“The chromium VI issue started in the 90s but was not acknowledged by the leather industry to be a real problem. It was normal that in a free market, alternative technologies were developed and promoted by companies looking for new business opportunities. The selling point of FOC leather was that it is safe, and the absence of chromium in the leather would not pose any end-of-life problems.
The defence of chromium tanning started relatively late, and with perhaps too lacklustre explanations to brands and consumers that chrome tanning, provided it is done well, is a safe, cost-efficient and high-performing tanning method. Not enough efforts were made by the tanning industry and by chromium suppliers to avoid the very low 3ppm Cr VI limit in a new EU directive, although from a science-based risk and exposure point of view, a much higher limit would have been possible.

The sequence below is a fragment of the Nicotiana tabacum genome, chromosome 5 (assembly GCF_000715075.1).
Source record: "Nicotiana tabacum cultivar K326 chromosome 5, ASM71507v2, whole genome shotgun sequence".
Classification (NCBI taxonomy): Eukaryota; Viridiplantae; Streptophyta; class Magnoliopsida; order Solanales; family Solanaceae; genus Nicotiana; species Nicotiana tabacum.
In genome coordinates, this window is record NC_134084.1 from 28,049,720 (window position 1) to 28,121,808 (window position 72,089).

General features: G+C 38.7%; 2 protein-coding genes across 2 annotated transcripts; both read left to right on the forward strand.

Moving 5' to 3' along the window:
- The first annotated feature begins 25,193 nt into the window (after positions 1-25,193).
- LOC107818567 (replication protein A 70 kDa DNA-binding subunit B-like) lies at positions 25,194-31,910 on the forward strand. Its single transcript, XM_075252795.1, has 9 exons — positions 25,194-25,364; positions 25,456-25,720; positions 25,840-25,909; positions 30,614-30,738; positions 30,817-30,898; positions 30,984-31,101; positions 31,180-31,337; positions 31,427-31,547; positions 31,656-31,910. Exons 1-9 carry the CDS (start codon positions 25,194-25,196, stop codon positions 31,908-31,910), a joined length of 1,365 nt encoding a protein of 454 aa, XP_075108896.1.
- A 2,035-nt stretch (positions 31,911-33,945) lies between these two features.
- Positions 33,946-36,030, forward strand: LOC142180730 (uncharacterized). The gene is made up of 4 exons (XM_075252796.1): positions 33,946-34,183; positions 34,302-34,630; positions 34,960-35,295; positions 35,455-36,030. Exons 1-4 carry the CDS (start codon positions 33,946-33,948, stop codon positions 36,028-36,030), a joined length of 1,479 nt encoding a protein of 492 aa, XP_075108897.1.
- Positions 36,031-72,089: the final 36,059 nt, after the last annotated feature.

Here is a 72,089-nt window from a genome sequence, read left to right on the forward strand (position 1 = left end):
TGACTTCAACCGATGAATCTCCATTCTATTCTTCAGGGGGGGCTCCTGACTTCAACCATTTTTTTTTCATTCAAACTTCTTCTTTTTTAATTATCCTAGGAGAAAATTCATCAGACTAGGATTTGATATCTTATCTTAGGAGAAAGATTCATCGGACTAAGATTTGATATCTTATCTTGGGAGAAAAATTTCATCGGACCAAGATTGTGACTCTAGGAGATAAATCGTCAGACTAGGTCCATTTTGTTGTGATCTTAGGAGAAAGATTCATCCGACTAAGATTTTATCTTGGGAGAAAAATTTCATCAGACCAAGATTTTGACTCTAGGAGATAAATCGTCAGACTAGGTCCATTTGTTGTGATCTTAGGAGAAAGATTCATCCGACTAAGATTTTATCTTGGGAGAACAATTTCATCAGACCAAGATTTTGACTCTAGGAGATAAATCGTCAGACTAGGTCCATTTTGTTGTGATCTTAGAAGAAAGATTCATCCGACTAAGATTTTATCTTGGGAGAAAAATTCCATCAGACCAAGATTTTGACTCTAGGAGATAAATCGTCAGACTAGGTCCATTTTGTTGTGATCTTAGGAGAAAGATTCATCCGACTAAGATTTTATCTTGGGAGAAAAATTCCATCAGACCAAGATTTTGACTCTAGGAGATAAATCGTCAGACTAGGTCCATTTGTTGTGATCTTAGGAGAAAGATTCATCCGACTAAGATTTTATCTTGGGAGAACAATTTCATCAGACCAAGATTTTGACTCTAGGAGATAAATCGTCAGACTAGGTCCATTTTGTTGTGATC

The decision of brands or consumers as to which type of leather they favour is influenced by several parameters. Safety, environmental and social topics lay an increasingly important overruled by simple cost considerations. Did the production and sale of chrome-tanned leather suffer a lot because FOC was taking over? Hasn’t leather as a material increasingly lost its place was topics such as deforestation, animal welfare, climate (greenhouse gas contribution of animals), pollution and substandard production conditions in some places which were picked by media and activists to campaign against leather.
CrVI certainly played a key role and triggered the discussion about hazardous chemicals, pollution, etc. Meanwhile, many good initiatives were started, including LWG (or CSCB, ICEC) audits, ZDHC_MRSL and the Leather Naturally campaign, to name just a few. They are important in the effective marketing of leather as a natural product.”
Magazine: International Leather Maker July/August 2020